Former White House lawyer turned CNN contributor Jim Schultz got more than he bargained for Monday, when host Brooke Baldwin and fellow panel members Maeve Reston and Areva Martin took issue with his effort to smear the motives of Christine Blasey Ford. Ford is the college professor who has accused President Trump's Supreme Court nominee Brett Kavanaugh of attempting to sexually assault her at a high school party in the 1980s.
After Martin called out Senator Orrin Hatch's comments in defense of Kavanaugh- the Utah Republican has said he believes Ms. Ford is "mistaken" about who assaulted her- as an effort "to poke holes and undermine her credibility before she's been given a chance to come forward and tell her story to the American people," Schultz said the real problem was that "the process" hadn't been followed.
"What process is there when you are a woman who suffered sexual and physical assault, allegedly," Baldwin objected, "who is all of a sudden realizing this past summer that the person she says assaulted her is the guy who could be the next justice on the U.S. Supreme Court?"
As Schultz struggled to interject, Baldwin continued, "None of us can begin to understand what that process, her own process looks like, to then have the guts to come forward and write a letter, at first anonymously, because she feared the lashing, which has begun."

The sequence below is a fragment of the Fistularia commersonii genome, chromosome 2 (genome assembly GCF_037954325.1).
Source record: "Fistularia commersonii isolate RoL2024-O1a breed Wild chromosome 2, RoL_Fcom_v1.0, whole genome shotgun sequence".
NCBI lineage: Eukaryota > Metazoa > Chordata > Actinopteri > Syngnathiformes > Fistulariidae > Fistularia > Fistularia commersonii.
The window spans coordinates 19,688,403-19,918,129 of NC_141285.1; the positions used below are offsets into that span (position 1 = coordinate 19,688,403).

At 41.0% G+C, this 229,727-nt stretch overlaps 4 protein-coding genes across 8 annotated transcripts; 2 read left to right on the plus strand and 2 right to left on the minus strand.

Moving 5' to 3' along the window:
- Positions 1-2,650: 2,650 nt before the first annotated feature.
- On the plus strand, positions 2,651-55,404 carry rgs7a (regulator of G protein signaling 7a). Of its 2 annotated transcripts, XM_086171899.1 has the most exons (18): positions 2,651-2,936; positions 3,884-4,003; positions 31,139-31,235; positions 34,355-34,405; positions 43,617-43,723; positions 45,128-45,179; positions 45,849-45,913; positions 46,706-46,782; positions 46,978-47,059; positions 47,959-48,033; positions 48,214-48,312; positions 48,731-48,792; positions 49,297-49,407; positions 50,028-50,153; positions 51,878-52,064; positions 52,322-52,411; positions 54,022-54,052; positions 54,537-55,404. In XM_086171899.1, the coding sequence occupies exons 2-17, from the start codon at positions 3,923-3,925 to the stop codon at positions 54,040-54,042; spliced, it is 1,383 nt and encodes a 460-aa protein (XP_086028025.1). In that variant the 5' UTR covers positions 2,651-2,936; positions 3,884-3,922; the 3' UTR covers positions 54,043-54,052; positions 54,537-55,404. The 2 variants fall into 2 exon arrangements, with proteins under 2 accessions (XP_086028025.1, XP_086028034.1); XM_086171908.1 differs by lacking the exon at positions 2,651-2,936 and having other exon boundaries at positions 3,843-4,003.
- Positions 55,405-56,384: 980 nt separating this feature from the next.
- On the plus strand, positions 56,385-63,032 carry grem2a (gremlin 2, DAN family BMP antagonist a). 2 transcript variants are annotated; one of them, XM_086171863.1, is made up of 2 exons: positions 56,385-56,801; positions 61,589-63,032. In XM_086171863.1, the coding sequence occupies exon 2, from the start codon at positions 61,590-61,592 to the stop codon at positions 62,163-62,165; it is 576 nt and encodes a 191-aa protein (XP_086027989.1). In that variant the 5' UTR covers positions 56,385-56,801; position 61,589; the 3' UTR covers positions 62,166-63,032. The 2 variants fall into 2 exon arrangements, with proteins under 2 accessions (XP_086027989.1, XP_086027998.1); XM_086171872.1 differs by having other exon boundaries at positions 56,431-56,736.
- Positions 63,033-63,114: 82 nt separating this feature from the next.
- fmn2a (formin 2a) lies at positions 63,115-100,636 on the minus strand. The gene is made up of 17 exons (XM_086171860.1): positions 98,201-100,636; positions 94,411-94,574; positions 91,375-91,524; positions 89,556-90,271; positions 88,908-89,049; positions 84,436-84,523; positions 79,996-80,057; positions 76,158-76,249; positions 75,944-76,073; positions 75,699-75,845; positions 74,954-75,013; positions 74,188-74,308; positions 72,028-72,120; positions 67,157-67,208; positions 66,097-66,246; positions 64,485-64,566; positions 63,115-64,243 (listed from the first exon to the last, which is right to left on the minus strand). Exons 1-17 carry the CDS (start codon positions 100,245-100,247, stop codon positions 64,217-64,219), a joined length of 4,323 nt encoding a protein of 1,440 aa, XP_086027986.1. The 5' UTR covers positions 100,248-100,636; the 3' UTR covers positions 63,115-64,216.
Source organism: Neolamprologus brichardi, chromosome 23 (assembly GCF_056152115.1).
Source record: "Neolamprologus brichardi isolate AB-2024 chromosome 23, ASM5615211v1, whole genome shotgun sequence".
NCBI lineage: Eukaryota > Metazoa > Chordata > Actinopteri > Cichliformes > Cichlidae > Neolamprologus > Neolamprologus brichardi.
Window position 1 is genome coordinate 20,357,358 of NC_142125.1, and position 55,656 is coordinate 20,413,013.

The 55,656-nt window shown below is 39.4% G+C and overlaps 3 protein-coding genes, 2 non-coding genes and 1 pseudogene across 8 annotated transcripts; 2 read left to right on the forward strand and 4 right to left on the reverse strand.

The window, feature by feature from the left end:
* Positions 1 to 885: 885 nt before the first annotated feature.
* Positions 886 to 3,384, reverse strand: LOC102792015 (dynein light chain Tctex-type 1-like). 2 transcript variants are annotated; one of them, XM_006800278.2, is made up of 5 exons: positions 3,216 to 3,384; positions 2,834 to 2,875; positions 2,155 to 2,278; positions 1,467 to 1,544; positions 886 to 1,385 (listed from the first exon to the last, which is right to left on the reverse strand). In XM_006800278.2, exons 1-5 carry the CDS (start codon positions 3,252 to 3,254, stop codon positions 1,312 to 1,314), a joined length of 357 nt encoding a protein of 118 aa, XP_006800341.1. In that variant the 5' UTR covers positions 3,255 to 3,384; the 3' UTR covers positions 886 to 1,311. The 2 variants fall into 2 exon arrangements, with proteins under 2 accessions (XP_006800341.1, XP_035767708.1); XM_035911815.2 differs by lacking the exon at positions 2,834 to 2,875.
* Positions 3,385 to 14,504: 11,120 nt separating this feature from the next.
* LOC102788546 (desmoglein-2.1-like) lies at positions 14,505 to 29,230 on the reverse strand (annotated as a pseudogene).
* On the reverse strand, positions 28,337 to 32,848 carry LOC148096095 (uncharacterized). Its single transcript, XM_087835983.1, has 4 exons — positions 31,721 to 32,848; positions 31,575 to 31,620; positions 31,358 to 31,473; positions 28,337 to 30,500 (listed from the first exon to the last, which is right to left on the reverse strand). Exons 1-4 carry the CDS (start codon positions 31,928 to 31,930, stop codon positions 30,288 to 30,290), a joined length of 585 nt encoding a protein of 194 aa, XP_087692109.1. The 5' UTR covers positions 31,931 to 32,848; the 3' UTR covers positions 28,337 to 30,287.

Schultz responded with an attack on Democratic Senator Dianne Feinstein and praise for Ford's bravery, but Martin and Reston agreed he was "missing the point."
"But she was not ready to come forward earlier this year," responded a visibly frustrated Reston. "She went back and forth and was making up her mind about whether or not to come forward."
Schultz continued his argument about Feinstein's supposed leak of Ford's letter, which drew a heated response from Martin. "You have absolutely no basis for attacking Senator Feinstein," she shot back. "Senator Feinstein handled this matter in the most appropriate way she could, given what Dr. Ford said about how she wanted this matter handled."
As Baldwin nodded her head in agreement, Martin continued to hammer at Schultz. "You have to respect the process that victims go through," she said. "In this case she said it's her civic duty that's now compelling her to come forward something so personal, so intimate. So we have to respect her process, as well."
A chastened Schultz backed down, eventually agreeing with Martin. "We're also talking about the Court, the highest court in the land," he added. "We need someone in there that's credible -- that can credibly go into that position with a record that is unscathed."
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